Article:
Figueroa, who says she will not box again, remains angry about what happened that night. "My team, I gotta tell you, my team is the reason I'm sitting here talking to you right now," she said.
The debate over safety in boxing, where victory can mean beating an opponent unconscious, is as old as the sport itself. It resurfaced after the November death of popular Chicago boxer Francisco Rodriguez, who was fatally injured while fighting in Philadelphia.
Nationally, boxing operates under a hodgepodge of rules. In Illinois, for example, one doctor is required to be ringside at events, while other boxing-heavy states such as California or Texas require at least two.
The Illinois Athletic Commission supervises professional boxing and mixed martial arts under the umbrella of the Department of Financial and Professional Regulation. The commission, with a handful of full-time employees, oversaw 22 pro boxing and mixed martial-arts events last year.
To be licensed, fighters must provide a complete medical history. Doctors also are supposed to examine the fighter after a bout to "determine possible injury" and to report any injuries in writing as well as the fitness of the fighter to box in the future.
The department declined to discuss Figueroa's case, saying in a statement "it is department policy not to discuss specific events and/or licensees."
The department also would not disclose how many times doctors had ruled boxers ineligible to compete. When asked why it doesn't track hospital trips, the boxing commission said its responsibility applies only to fights, and that any "private health care an athlete or any citizen might seek is beyond the department's purview."
The commission defines virtually all documents related to fights as medical records, which are private, so it's difficult to know how often boxers are seriously injured or to gauge how commission officials fulfill their responsibilities when it comes to safety.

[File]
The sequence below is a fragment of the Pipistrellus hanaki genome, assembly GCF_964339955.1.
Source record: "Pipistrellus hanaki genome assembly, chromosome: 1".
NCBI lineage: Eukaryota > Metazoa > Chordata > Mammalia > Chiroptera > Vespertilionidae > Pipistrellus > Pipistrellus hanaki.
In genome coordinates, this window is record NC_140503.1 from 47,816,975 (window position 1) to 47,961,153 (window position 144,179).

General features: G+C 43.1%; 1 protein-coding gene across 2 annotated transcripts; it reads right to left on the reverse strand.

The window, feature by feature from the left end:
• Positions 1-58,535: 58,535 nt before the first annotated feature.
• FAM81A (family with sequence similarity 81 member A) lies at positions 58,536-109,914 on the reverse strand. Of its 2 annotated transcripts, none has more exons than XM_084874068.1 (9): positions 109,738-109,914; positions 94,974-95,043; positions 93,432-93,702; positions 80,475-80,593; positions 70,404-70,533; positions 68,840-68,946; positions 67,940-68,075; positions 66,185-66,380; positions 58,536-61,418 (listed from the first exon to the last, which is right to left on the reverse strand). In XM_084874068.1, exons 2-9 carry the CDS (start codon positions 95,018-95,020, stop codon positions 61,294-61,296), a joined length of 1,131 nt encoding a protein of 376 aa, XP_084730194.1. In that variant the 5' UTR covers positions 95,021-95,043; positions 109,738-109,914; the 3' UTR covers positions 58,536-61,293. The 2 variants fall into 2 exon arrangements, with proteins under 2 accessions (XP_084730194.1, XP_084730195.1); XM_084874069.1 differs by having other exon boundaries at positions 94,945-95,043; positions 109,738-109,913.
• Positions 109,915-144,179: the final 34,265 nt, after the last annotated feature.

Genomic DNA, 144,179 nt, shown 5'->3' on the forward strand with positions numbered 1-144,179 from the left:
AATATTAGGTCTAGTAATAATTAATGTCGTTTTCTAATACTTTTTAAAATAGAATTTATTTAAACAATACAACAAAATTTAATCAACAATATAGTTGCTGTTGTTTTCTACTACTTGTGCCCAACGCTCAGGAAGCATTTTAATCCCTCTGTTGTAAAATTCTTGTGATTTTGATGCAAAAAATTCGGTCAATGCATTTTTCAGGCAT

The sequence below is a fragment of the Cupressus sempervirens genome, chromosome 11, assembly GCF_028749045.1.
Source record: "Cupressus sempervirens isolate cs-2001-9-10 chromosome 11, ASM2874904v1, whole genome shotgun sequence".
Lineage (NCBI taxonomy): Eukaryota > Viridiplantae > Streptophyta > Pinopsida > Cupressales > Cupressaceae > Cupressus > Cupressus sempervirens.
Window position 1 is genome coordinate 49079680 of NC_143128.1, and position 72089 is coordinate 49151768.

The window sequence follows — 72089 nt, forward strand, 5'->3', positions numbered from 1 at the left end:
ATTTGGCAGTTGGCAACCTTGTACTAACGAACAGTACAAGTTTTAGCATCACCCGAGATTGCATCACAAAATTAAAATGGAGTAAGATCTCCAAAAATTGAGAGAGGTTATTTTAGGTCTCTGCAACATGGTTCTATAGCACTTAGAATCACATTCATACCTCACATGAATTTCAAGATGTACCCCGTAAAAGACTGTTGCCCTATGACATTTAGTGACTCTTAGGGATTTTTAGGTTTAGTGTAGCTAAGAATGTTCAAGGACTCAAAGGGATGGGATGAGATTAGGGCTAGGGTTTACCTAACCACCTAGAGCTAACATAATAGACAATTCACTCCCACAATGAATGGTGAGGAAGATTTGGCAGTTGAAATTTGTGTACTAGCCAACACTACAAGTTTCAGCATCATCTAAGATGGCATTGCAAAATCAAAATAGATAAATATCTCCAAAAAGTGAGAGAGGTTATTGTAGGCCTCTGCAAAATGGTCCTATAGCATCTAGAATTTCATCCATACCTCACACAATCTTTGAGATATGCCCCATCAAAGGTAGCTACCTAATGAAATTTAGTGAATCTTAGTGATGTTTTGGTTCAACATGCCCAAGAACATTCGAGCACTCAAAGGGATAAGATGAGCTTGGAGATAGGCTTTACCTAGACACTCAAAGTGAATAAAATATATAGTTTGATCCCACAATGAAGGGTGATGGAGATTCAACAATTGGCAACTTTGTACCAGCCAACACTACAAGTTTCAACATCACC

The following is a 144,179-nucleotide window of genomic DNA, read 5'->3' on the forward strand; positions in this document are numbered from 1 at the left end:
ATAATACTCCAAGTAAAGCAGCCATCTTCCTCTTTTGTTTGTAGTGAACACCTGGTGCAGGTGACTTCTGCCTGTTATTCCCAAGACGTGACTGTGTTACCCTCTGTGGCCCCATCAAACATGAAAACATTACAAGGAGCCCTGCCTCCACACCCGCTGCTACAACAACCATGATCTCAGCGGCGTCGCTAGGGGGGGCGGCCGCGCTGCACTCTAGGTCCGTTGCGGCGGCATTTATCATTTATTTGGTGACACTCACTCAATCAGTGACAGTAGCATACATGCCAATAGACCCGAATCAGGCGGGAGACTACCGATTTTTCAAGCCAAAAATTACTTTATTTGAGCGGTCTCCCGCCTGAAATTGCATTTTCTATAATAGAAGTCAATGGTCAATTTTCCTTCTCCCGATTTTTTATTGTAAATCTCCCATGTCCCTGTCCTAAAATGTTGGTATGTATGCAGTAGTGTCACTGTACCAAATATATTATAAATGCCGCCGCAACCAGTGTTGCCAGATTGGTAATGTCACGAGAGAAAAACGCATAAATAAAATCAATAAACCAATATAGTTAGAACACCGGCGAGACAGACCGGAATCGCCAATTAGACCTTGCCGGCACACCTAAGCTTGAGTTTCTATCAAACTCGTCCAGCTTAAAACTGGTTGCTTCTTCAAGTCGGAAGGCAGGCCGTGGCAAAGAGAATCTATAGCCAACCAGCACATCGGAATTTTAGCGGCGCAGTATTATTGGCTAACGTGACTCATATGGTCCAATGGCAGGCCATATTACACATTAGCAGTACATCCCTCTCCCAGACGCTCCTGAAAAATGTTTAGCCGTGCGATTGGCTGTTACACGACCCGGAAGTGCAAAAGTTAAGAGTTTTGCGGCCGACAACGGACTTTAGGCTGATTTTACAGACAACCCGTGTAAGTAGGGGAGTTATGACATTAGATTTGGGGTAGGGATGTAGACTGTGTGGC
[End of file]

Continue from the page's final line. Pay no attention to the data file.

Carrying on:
A Chicago native, Figueroa first took to martial arts in 1996, then tried boxing two years later. She went on to win amateur titles in Chicago four times, and a pro belt in 2006, boxing under the nickname "La Guera."
On the night of Figueroa's Nov. 6 fight at the UIC Pavilion, she was hit in the second round and fell to the canvas. She got up, but about 40 seconds later, she and her opponent slammed heads accidentally. Both fighters clutched their heads, the referee quickly asked if they were OK, and the fight went on.
When the round ended 30 seconds later, Figueroa said she felt something was off but didn't tell her coach. "I just felt like I wasn't being able to take the punches," she said. "I wasn't as steady on my feet.''
Lipton, who watched a DVD of the bout at the Tribune's request, said the fight should've been stopped and a doctor should've examined Figueroa because she was moving slowly while taking too many clean punches to the head. "I do not see that kind of professional scrutiny displayed in this bout on the part of the referee, the medical staff or the commission," said Lipton, who has refereed televised title bouts. "I pray she is OK."